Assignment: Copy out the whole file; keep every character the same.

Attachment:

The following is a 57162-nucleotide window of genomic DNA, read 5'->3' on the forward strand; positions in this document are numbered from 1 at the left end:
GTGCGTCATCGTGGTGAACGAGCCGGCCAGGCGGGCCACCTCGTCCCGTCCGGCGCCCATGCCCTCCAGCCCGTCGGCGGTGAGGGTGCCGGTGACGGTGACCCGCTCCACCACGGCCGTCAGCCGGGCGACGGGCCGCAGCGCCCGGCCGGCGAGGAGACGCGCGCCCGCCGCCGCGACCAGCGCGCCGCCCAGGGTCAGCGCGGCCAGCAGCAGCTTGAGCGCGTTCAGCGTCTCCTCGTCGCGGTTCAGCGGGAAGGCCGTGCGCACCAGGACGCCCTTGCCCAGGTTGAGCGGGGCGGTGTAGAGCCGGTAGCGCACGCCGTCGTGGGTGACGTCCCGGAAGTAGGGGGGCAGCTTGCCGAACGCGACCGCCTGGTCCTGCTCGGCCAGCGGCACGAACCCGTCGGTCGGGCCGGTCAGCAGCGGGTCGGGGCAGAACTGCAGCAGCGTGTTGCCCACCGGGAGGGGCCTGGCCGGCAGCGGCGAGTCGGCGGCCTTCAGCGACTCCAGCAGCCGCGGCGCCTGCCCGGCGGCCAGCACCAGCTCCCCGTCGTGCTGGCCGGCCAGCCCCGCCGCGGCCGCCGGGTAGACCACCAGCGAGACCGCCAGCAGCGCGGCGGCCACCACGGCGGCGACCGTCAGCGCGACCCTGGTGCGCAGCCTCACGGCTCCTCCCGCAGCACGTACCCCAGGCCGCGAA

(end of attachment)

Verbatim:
The following is a 57162-nucleotide window of genomic DNA, read 5'->3' on the forward strand; positions in this document are numbered from 1 at the left end:
GTGCGTCATCGTGGTGAACGAGCCGGCCAGGCGGGCCACCTCGTCCCGTCCGGCGCCCATGCCCTCCAGCCCGTCGGCGGTGAGGGTGCCGGTGACGGTGACCCGCTCCACCACGGCCGTCAGCCGGGCGACGGGCCGCAGCGCCCGGCCGGCGAGGAGACGCGCGCCCGCCGCCGCGACCAGCGCGCCGCCCAGGGTCAGCGCGGCCAGCAGCAGCTTGAGCGCGTTCAGCGTCTCCTCGTCGCGGTTCAGCGGGAAGGCCGTGCGCACCAGGACGCCCTTGCCCAGGTTGAGCGGGGCGGTGTAGAGCCGGTAGCGCACGCCGTCGTGGGTGACGTCCCGGAAGTAGGGGGGCAGCTTGCCGAACGCGACCGCCTGGTCCTGCTCGGCCAGCGGCACGAACCCGTCGGTCGGGCCGGTCAGCAGCGGGTCGGGGCAGAACTGCAGCAGCGTGTTGCCCACCGGGAGGGGCCTGGCCGGCAGCGGCGAGTCGGCGGCCTTCAGCGACTCCAGCAGCCGCGGCGCCTGCCCGGCGGCCAGCACCAGCTCCCCGTCGTGCTGGCCGGCCAGCCCCGCCGCGGCCGCCGGGTAGACCACCAGCGAGACCGCCAGCAGCGCGGCGGCCACCACGGCGGCGACCGTCAGCGCGACCCTGGTGCGCAGCCTCACGGCTCCTCCCGCAGCACGTACCCCAGGCCGCGAA